preinagel wrote:but synchronizing a video to a separate audio file is more labor intensive than I'd prefer (unless there's a great tool that makes that easy?).

This is very easy in Reaper. Just drag your video onto the timeline and then drag the audio onto the track below. Zoom in to a transient near the start and move the audio until it matches the same transient on the audio from the video. Click near the transient in the audio file and press Shift-W on the keyboard which will set a stretch marker. Then go to near the end and find another transient to match up. Press Shift-W again to set a stretch marker and then move the end stretch marker so that the transients match up on the audio and video. That's it (unless one of your devices has an unstable clock which will require setting a few more stretch markers).
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Re: wireless mic input to video cam, on a budget?

Postby preinagel » Mon Jun 24, 2019 6:27 pm

Thanks everyone. Saved me from buying stuff that would not have helped.

yes, a lesson I've already learned - never hassle the soundboard dude before a gig! Will look into a mic splitter, that looks worth having even if it's just a 2nd input to zoom. Thnx for link.

I'll do a test run w zoom and cam separate and try synching them as some of you suggest. Never occurred to me to reduce sampling on zoom to match camera, I was stuck on seeing it as a production-quality audio recorder and always use 44.1/16bit mode.

I currently only have iMovie, but buying video editing sw may be a better investment than gear. Does Reaper have decent sound editing (noise/hum reduction, eq, reverb, compression)? If not I can always do that in cubase or even audacity, but integrated would be a plus.
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Re: wireless mic input to video cam, on a budget?

Postby Mike Stranks » Mon Jun 24, 2019 9:23 pm

Ok; if you're getting a mic splitter then make sure the 'direct' out goes to the sound-desk and the buffered/transformer output is connected to your gear. That means the soundie will be happy that there's isolation between your gear and his so no danger of you screwing with his mix. :)
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Re: wireless mic input to video cam, on a budget?

Postby James Perrett » Mon Jun 24, 2019 10:58 pm

preinagel wrote:I currently only have iMovie, but buying video editing sw may be a better investment than gear. Does Reaper have decent sound editing (noise/hum reduction, eq, reverb, compression)? If not I can always do that in cubase or even audacity, but integrated would be a plus.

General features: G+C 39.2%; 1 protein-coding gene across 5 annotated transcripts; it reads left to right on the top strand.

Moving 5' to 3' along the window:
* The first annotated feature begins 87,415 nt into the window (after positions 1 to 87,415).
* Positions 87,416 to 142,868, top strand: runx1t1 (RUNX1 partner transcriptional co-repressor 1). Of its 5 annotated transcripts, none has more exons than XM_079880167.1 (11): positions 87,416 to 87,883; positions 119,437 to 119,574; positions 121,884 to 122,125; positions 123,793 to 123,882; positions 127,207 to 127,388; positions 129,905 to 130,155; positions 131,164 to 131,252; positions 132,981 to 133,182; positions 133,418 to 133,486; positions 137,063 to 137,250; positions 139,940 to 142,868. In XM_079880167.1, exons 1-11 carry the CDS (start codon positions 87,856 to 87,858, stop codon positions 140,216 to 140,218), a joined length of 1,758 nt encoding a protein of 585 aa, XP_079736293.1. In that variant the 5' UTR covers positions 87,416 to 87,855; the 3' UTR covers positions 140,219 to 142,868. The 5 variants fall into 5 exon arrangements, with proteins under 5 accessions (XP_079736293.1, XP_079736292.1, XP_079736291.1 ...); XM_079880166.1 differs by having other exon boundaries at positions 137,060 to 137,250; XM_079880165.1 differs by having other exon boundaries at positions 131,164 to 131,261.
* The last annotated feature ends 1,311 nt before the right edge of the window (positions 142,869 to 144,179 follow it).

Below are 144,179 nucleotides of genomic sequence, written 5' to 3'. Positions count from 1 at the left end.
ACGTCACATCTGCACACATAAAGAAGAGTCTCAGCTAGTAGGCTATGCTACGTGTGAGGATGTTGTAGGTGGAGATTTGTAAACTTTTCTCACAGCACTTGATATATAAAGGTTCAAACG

Reaper is a digital audio workstation that also happens to do basic video editing. So it has all the standard eq, reverb, compression and all kinds of other effects. You can do noise reduction but it is fairly basic compared to something like Izotope's RX. It handles squeezing and stretching of audio very well and offers a choice of algorithms - if one doesn't work then try the alternatives until you find the best.

I wouldn't be surprised to find that you can do a similar thing in Cubase although I don't know whether you can edit and export video in Cubase.
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Re: wireless mic input to video cam, on a budget?

Postby AlecSp » Tue Jun 25, 2019 12:01 pm

Bearing in mind that a long cable would be really cheap, and give you the best quality signal...

Whilst no engineer will welcome anyone rocking up and asking for a feed moments before the show, the right way is to request a feed well in advance. I'd always be happy to accommodate if I knew up front - as well as being able to tell you what kind of feed I'd be giving, to ensure you would be able to take it. Come equipped with adapters, and don't be a pain if the signal isn't working for you - but it's very likely it will.

Surely that's the easiest way of getting the best feed?
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Re: wireless mic input to video cam, on a budget?

Postby Mike Stranks » Tue Jun 25, 2019 12:29 pm

AlecSp wrote:Bearing in mind that a long cable would be really cheap, and give you the best quality signal...

Whilst no engineer will welcome anyone rocking up and asking for a feed moments before the show, the right way is to request a feed well in advance. I'd always be happy to accommodate if I knew up front - as well as being able to tell you what kind of feed I'd be giving, to ensure you would be able to take it. Come equipped with adapters, and don't be a pain if the signal isn't working for you - but it's very likely it will.